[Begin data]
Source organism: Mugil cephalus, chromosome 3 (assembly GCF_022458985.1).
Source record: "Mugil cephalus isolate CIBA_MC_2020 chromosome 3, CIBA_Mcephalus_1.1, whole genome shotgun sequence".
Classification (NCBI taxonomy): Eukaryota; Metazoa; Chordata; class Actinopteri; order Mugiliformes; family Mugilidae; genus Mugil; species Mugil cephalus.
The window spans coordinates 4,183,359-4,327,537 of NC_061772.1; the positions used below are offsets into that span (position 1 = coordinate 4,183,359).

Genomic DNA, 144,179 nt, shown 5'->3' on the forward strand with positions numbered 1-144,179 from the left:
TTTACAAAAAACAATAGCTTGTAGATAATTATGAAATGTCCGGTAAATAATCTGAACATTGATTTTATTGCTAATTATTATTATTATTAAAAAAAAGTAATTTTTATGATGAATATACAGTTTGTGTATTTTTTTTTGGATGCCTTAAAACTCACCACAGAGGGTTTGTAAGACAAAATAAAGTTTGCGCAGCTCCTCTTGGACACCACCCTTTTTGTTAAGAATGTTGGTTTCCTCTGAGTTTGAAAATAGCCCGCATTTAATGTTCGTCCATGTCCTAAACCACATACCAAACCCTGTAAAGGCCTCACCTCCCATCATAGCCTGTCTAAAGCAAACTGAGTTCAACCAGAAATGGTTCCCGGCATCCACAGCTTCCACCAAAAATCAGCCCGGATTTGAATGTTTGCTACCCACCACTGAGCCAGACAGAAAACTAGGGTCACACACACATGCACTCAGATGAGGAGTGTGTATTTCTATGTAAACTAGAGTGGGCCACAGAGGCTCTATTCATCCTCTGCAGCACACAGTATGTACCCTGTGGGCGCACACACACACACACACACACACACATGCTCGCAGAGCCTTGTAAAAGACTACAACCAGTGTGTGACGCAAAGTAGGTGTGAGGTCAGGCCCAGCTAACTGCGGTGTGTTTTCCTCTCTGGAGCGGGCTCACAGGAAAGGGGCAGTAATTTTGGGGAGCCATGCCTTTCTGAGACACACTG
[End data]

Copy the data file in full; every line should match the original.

Source organism: Mugil cephalus, chromosome 3 (assembly GCF_022458985.1).
Source record: "Mugil cephalus isolate CIBA_MC_2020 chromosome 3, CIBA_Mcephalus_1.1, whole genome shotgun sequence".
Classification (NCBI taxonomy): Eukaryota; Metazoa; Chordata; class Actinopteri; order Mugiliformes; family Mugilidae; genus Mugil; species Mugil cephalus.
The window spans coordinates 4,183,359-4,327,537 of NC_061772.1; the positions used below are offsets into that span (position 1 = coordinate 4,183,359).

Genomic DNA, 144,179 nt, shown 5'->3' on the forward strand with positions numbered 1-144,179 from the left:
TTTACAAAAAACAATAGCTTGTAGATAATTATGAAATGTCCGGTAAATAATCTGAACATTGATTTTATTGCTAATTATTATTATTATTAAAAAAAAGTAATTTTTATGATGAATATACAGTTTGTGTATTTTTTTTTGGATGCCTTAAAACTCACCACAGAGGGTTTGTAAGACAAAATAAAGTTTGCGCAGCTCCTCTTGGACACCACCCTTTTTGTTAAGAATGTTGGTTTCCTCTGAGTTTGAAAATAGCCCGCATTTAATGTTCGTCCATGTCCTAAACCACATACCAAACCCTGTAAAGGCCTCACCTCCCATCATAGCCTGTCTAAAGCAAACTGAGTTCAACCAGAAATGGTTCCCGGCATCCACAGCTTCCACCAAAAATCAGCCCGGATTTGAATGTTTGCTACCCACCACTGAGCCAGACAGAAAACTAGGGTCACACACACATGCACTCAGATGAGGAGTGTGTATTTCTATGTAAACTAGAGTGGGCCACAGAGGCTCTATTCATCCTCTGCAGCACACAGTATGTACCCTGTGGGCGCACACACACACACACACACACACACATGCTCGCAGAGCCTTGTAAAAGACTACAACCAGTGTGTGACGCAAAGTAGGTGTGAGGTCAGGCCCAGCTAACTGCGGTGTGTTTTCCTCTCTGGAGCGGGCTCACAGGAAAGGGGCAGTAATTTTGGGGAGCCATGCCTTTCTGAGACACACTG